Coral bleaching at Great Barrier Reef 'severe': Australia

An undated handout photo shows coral bleaching at Lizard Island off the Australian state of Queensland.
An undated handout photo shows coral bleaching at Lizard Island off the Australian state of Queensland. PHOTO: AFP/WWF AUSTRALIA

SYDNEY (AFP) - Australian authorities said on Sunday (March 20) coral bleaching occurring in the World Heritage-listed Great Barrier Reef had become "severe", the highest alert level, as sea temperatures warm.

Australian Environment Minister Greg Hunt said while the bleaching at this stage was not as severe as in 1998 and 2002, also El Nino-related events, "it is however, in the northern parts a cause for concern".

"The reef is 2,300km long and the bottom three-quarters is in strong condition, but as we head north, it becomes increasingly prone to bleaching," Hunt said after an aerial tour of some of the affected areas on Sunday, the Australian Broadcasting Corporation reported.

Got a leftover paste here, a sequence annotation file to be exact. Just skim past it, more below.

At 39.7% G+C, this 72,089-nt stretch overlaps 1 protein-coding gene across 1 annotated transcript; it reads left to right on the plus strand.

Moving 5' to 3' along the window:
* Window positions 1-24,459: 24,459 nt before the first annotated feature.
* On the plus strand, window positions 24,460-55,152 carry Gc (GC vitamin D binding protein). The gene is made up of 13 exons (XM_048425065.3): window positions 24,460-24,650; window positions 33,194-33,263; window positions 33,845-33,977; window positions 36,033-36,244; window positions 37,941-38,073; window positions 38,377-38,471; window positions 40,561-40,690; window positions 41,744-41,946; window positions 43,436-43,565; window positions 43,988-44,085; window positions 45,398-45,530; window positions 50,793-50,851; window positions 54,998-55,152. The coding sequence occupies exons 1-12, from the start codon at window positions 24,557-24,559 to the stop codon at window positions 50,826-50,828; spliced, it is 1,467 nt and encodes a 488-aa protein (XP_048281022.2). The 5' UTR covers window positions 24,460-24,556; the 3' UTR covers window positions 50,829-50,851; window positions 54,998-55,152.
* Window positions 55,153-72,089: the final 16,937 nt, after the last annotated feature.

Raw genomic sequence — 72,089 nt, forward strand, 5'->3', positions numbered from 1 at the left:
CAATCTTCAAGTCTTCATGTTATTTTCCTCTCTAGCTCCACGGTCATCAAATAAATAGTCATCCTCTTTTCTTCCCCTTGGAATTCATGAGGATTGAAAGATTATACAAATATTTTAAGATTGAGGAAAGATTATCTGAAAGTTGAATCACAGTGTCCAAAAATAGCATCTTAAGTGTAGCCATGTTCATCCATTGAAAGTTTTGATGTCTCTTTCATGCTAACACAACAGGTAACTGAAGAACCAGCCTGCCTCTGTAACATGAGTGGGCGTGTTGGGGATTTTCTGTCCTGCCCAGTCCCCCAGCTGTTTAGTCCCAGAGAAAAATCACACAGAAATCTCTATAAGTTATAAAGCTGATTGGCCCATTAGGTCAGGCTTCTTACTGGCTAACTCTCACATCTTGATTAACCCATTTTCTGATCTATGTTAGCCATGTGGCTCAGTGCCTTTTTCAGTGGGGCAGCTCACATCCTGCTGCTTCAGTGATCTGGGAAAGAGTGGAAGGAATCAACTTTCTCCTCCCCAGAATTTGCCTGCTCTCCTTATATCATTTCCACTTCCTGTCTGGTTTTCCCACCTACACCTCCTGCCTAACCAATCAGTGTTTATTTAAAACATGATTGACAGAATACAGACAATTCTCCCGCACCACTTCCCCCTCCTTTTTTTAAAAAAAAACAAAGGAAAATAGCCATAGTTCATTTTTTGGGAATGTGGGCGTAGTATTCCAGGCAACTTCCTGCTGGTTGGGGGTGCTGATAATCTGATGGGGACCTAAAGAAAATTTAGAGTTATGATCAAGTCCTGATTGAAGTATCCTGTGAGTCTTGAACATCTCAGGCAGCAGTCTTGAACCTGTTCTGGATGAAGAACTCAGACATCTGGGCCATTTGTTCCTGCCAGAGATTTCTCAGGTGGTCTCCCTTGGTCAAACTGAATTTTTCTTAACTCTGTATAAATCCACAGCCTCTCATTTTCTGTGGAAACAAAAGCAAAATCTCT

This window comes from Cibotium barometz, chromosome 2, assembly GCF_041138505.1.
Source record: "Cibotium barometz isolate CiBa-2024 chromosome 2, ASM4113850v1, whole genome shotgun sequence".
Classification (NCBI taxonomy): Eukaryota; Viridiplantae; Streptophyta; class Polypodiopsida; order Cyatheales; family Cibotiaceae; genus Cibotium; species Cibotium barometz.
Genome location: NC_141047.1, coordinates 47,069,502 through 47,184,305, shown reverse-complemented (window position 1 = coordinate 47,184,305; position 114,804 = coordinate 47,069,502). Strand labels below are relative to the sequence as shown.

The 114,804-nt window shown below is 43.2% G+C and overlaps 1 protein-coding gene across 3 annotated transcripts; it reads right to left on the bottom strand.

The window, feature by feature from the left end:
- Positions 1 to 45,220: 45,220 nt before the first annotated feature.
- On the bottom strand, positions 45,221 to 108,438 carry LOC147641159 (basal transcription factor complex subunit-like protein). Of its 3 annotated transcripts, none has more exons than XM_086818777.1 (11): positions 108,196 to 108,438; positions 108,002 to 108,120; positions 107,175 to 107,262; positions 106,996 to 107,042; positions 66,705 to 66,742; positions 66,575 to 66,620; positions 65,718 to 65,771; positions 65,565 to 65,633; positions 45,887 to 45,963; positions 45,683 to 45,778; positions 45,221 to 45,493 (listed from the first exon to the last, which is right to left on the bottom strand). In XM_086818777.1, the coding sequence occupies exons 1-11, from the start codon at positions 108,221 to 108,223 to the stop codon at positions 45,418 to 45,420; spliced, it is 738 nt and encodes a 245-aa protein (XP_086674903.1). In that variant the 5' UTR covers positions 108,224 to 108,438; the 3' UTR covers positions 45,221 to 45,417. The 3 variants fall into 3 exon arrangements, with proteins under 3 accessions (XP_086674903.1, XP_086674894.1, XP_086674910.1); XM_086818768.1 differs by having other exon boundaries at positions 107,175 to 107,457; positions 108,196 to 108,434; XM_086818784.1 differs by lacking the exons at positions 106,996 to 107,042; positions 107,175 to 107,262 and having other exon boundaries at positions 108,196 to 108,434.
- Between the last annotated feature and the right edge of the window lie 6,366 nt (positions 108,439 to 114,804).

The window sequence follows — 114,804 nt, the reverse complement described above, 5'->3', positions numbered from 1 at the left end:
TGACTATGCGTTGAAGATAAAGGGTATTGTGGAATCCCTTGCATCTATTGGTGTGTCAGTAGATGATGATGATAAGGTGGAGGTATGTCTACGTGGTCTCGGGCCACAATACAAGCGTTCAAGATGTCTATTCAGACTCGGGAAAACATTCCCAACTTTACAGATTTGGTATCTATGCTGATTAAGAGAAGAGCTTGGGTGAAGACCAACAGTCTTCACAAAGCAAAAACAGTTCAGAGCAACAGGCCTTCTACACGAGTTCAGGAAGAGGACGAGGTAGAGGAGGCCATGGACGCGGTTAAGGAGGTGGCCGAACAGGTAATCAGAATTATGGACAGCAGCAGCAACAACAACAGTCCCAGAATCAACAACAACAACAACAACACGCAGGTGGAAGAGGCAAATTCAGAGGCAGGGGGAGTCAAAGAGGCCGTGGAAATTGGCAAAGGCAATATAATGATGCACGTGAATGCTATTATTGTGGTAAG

"Essentially what you could see was patches of coral bleaching as you approached Lizard Island (located in the Barrier Reef)."

The Great Barrier Reef Marine Park Authority said the highest response level, which it described as a "severe regional bleaching", allowed them to step up surveys to understand what was happening.

Hunt said the government would fund a survey of 40 sites in the reef area, which had been investigated in 2012, in September to assess the health of corals and potential recovery options.

"This information is particularly important for the future understanding of the reef given that the frequency of coral bleaching events and the severity of tropical cyclones are predicted to increase in the future," the minister said in a statement.

Bleaching is a phenomenon that turns corals white or fades their colours, threatening a valuable source of biodiversity, tourism and fishing.

It occurs when reef symbiosis - the mutually beneficial relationship between two organisms that inhabit corals - is disrupted by a rise in ocean warming, although there can also be other causes.

The reef - the world's biggest coral reef ecosystem - is already struggling from the threat of climate change, as well as farming run-off, development and the coral-eating crown-of-thorns starfish.

It narrowly avoided being put on the UN World Heritage in danger list last year with Canberra working on a plan to improve the reef's health over successive decades.